The FoodShare team recently had the chance to chat with the market’s coordinator Nanor and a stellar team of young folks who volunteer to make a number of local market spaces a success. We met Kate, Amelia, Issac and Sophie, all of whom live and go to school nearby.

“It’s very community-oriented. I really love the way that everyone works together,” Amelia says.

Kate agrees, noting that together the market team and shoppers have “a great dynamic. Everyone’s really friendly and a lot of people show up every week.”

These youth volunteers — many of whom Nanor has known since they were small — unpack, sort and sell at the produce stand, brimming with delicious fruits and vegetables priced anywhere between 18 and 56% lower than retail grocers. Through FoodShare’s partnership with Neighbourhood Food Hub, subsidized fresh produce is delivered to their site each week — a church at the corner of Gerrard and Rhodes Ave that shares the street with a variety of local vendors selling South Asian food, clothing and more. But that’s not all: Nanor and the Neighborhood Community Hub team, in partnership with Applegrove Community Complex and the Leslieville Farmers’ Market have worked hard to turn the market into a one-stop shop for local food.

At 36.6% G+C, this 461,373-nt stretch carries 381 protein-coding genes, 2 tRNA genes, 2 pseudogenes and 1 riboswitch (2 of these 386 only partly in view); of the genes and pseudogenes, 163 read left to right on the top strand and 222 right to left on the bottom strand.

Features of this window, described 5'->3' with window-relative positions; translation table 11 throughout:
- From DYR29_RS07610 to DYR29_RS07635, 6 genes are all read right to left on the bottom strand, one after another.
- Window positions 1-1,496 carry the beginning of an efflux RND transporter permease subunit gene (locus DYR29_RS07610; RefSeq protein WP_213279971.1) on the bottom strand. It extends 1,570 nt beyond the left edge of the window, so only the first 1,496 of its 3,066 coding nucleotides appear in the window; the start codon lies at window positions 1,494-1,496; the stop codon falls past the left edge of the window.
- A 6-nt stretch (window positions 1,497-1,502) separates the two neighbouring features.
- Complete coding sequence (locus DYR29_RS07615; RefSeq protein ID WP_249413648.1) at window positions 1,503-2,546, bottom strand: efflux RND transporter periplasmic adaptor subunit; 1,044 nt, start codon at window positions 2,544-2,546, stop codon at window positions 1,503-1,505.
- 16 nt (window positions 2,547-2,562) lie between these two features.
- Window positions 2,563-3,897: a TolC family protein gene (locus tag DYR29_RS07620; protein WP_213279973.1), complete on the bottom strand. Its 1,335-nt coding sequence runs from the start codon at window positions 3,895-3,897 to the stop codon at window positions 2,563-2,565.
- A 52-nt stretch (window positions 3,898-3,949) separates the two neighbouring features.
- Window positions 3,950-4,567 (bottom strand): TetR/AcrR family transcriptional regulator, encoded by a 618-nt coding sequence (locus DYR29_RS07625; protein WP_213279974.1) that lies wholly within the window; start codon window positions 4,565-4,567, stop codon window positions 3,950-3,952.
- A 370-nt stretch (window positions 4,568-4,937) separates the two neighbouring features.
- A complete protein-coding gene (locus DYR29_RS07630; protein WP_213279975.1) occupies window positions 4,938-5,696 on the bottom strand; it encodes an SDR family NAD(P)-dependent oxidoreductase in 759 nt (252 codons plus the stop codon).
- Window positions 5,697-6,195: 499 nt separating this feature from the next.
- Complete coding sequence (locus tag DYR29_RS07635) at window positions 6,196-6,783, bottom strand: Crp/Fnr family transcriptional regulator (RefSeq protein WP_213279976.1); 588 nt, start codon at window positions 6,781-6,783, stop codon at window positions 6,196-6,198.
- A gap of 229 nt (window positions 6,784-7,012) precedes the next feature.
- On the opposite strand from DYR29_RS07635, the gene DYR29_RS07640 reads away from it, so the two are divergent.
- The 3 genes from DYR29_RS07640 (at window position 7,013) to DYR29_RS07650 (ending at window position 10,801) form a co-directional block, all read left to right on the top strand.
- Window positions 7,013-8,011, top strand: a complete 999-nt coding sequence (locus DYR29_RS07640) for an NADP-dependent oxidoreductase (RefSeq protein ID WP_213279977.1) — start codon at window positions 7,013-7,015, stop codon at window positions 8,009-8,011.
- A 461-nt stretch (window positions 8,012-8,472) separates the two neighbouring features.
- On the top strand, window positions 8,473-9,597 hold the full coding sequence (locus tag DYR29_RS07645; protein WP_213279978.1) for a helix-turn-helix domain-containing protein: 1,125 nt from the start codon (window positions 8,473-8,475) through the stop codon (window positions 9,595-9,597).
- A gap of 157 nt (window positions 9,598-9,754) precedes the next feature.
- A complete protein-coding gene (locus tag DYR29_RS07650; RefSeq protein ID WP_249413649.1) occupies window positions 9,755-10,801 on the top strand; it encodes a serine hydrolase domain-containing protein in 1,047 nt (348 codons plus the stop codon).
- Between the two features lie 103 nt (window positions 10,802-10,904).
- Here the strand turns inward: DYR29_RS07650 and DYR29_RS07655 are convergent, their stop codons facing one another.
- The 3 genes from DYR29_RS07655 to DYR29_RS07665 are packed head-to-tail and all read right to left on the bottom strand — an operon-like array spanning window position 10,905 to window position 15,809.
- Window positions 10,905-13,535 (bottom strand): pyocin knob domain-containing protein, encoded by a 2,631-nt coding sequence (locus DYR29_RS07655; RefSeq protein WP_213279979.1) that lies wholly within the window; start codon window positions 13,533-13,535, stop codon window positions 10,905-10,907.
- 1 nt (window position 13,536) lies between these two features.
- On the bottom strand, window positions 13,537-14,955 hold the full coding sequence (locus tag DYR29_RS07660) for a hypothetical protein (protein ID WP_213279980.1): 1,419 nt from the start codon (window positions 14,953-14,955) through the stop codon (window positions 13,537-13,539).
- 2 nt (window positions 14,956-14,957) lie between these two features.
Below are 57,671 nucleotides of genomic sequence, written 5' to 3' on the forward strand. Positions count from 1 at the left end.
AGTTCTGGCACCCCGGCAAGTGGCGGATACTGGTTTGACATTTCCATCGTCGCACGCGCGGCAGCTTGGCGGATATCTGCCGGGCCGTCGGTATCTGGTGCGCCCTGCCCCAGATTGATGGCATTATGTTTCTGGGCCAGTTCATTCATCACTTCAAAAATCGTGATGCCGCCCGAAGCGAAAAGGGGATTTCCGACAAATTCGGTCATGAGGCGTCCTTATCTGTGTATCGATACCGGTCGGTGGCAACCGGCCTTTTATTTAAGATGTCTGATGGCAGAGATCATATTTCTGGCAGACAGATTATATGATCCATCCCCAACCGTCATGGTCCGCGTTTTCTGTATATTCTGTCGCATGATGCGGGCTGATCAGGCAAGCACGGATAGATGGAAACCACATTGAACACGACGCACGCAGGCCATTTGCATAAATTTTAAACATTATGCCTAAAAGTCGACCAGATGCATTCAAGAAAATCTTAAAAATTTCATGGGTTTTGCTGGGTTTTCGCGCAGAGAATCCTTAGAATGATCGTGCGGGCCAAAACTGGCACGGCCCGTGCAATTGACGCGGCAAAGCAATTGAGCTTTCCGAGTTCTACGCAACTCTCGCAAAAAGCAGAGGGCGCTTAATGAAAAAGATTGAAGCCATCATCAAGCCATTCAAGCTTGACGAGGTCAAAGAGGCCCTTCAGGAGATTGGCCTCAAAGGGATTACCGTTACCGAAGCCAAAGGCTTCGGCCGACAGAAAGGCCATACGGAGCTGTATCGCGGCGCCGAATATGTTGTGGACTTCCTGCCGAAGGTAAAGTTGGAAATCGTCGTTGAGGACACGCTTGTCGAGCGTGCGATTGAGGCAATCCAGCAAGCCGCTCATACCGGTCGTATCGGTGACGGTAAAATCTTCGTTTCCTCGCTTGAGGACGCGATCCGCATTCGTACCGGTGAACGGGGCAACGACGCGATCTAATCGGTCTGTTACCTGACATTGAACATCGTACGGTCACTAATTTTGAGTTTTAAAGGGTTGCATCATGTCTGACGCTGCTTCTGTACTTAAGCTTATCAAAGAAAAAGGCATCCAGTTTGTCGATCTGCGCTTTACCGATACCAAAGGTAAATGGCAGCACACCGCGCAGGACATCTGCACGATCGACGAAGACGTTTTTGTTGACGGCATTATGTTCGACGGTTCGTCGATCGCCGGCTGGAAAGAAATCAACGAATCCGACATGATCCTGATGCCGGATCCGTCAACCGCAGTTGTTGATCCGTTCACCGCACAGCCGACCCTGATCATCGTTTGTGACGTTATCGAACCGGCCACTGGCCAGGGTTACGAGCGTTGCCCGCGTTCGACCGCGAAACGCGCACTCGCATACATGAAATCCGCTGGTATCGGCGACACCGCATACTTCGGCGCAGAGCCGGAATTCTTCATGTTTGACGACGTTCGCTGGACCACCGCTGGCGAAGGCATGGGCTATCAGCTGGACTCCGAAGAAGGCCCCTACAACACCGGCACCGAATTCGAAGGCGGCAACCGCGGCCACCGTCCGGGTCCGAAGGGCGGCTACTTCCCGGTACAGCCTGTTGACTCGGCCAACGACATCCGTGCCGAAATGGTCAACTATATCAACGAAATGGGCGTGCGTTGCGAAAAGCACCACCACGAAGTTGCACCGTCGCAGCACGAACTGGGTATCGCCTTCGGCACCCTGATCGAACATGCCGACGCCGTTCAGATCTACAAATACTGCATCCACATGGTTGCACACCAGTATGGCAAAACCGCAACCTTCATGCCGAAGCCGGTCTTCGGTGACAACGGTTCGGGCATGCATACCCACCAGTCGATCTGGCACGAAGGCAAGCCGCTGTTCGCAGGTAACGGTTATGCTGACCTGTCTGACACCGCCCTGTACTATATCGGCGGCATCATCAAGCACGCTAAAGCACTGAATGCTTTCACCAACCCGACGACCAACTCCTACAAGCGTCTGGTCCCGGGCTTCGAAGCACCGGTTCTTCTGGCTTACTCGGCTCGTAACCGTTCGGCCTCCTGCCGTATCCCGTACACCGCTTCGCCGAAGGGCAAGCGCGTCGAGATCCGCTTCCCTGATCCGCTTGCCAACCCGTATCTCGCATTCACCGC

For Issac, that’s special: “each customer can get to know these small, maybe family-owned businesses. And it’s really sweet because you’re gonna get to know some of them as people and not just as the products they’re selling,” Issac says.

Nanor and the staff team behind the market have been able to welcome vendors weekly selling bread, meat, eggs and ready-to-eat treats. “The produce is definitely the foundation for it all, that’s where we started, but we’re adding building blocks, trying to make it a sustainable market that can just run itself and give everybody in the community the basics of what they need and maybe a little bit more, hopefully.” ?️

Join the week-long market celebration with us every year, as Councillor Shelley Carroll has officially declared the second week of June Public Market Week in Toronto! But let’s not stop there — continue celebrating markets with us throughout the year: follow along on our social media channels (@FoodShareTO on Instagram, Twitter, Facebook and LinkedIn) and sign up for our e-newsletter to stay up-to-date.